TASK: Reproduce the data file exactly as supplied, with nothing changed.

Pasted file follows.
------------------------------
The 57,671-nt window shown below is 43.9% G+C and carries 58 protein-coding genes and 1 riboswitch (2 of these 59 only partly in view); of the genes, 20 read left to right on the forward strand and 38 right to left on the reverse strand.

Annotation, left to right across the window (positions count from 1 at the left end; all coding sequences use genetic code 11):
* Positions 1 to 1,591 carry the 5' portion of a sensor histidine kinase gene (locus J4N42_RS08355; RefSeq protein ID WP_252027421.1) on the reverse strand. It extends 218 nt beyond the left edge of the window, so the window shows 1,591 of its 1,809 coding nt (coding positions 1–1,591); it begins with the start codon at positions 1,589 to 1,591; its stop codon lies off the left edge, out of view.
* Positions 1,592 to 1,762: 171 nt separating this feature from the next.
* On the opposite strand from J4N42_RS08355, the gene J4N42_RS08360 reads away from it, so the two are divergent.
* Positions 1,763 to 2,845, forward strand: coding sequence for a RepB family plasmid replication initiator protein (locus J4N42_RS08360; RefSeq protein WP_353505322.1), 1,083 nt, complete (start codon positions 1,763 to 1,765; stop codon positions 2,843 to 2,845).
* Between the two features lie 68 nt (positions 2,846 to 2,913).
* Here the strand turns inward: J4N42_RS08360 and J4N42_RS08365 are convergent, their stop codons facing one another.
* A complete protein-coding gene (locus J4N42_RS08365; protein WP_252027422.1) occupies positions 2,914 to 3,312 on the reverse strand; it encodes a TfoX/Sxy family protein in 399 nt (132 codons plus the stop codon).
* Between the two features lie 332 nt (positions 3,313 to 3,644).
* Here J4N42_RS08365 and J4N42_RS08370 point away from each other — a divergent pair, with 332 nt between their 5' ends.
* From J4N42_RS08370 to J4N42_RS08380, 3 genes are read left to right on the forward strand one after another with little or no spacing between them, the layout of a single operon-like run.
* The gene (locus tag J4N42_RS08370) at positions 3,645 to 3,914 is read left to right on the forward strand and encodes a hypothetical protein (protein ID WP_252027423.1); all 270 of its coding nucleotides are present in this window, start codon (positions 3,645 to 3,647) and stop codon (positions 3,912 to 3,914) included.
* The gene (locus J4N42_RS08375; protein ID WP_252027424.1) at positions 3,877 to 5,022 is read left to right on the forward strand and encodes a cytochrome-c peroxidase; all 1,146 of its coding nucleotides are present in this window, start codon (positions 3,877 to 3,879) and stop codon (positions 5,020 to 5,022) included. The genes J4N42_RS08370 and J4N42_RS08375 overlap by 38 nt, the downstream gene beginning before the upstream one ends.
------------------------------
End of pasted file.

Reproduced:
The 57,671-nt window shown below is 43.9% G+C and carries 58 protein-coding genes and 1 riboswitch (2 of these 59 only partly in view); of the genes, 20 read left to right on the forward strand and 38 right to left on the reverse strand.

Annotation, left to right across the window (positions count from 1 at the left end; all coding sequences use genetic code 11):
* Positions 1 to 1,591 carry the 5' portion of a sensor histidine kinase gene (locus J4N42_RS08355; RefSeq protein ID WP_252027421.1) on the reverse strand. It extends 218 nt beyond the left edge of the window, so the window shows 1,591 of its 1,809 coding nt (coding positions 1–1,591); it begins with the start codon at positions 1,589 to 1,591; its stop codon lies off the left edge, out of view.
* Positions 1,592 to 1,762: 171 nt separating this feature from the next.
* On the opposite strand from J4N42_RS08355, the gene J4N42_RS08360 reads away from it, so the two are divergent.
* Positions 1,763 to 2,845, forward strand: coding sequence for a RepB family plasmid replication initiator protein (locus J4N42_RS08360; RefSeq protein WP_353505322.1), 1,083 nt, complete (start codon positions 1,763 to 1,765; stop codon positions 2,843 to 2,845).
* Between the two features lie 68 nt (positions 2,846 to 2,913).
* Here the strand turns inward: J4N42_RS08360 and J4N42_RS08365 are convergent, their stop codons facing one another.
* A complete protein-coding gene (locus J4N42_RS08365; protein WP_252027422.1) occupies positions 2,914 to 3,312 on the reverse strand; it encodes a TfoX/Sxy family protein in 399 nt (132 codons plus the stop codon).
* Between the two features lie 332 nt (positions 3,313 to 3,644).
* Here J4N42_RS08365 and J4N42_RS08370 point away from each other — a divergent pair, with 332 nt between their 5' ends.
* From J4N42_RS08370 to J4N42_RS08380, 3 genes are read left to right on the forward strand one after another with little or no spacing between them, the layout of a single operon-like run.
* The gene (locus tag J4N42_RS08370) at positions 3,645 to 3,914 is read left to right on the forward strand and encodes a hypothetical protein (protein ID WP_252027423.1); all 270 of its coding nucleotides are present in this window, start codon (positions 3,645 to 3,647) and stop codon (positions 3,912 to 3,914) included.
* The gene (locus J4N42_RS08375; protein ID WP_252027424.1) at positions 3,877 to 5,022 is read left to right on the forward strand and encodes a cytochrome-c peroxidase; all 1,146 of its coding nucleotides are present in this window, start codon (positions 3,877 to 3,879) and stop codon (positions 5,020 to 5,022) included. The genes J4N42_RS08370 and J4N42_RS08375 overlap by 38 nt, the downstream gene beginning before the upstream one ends.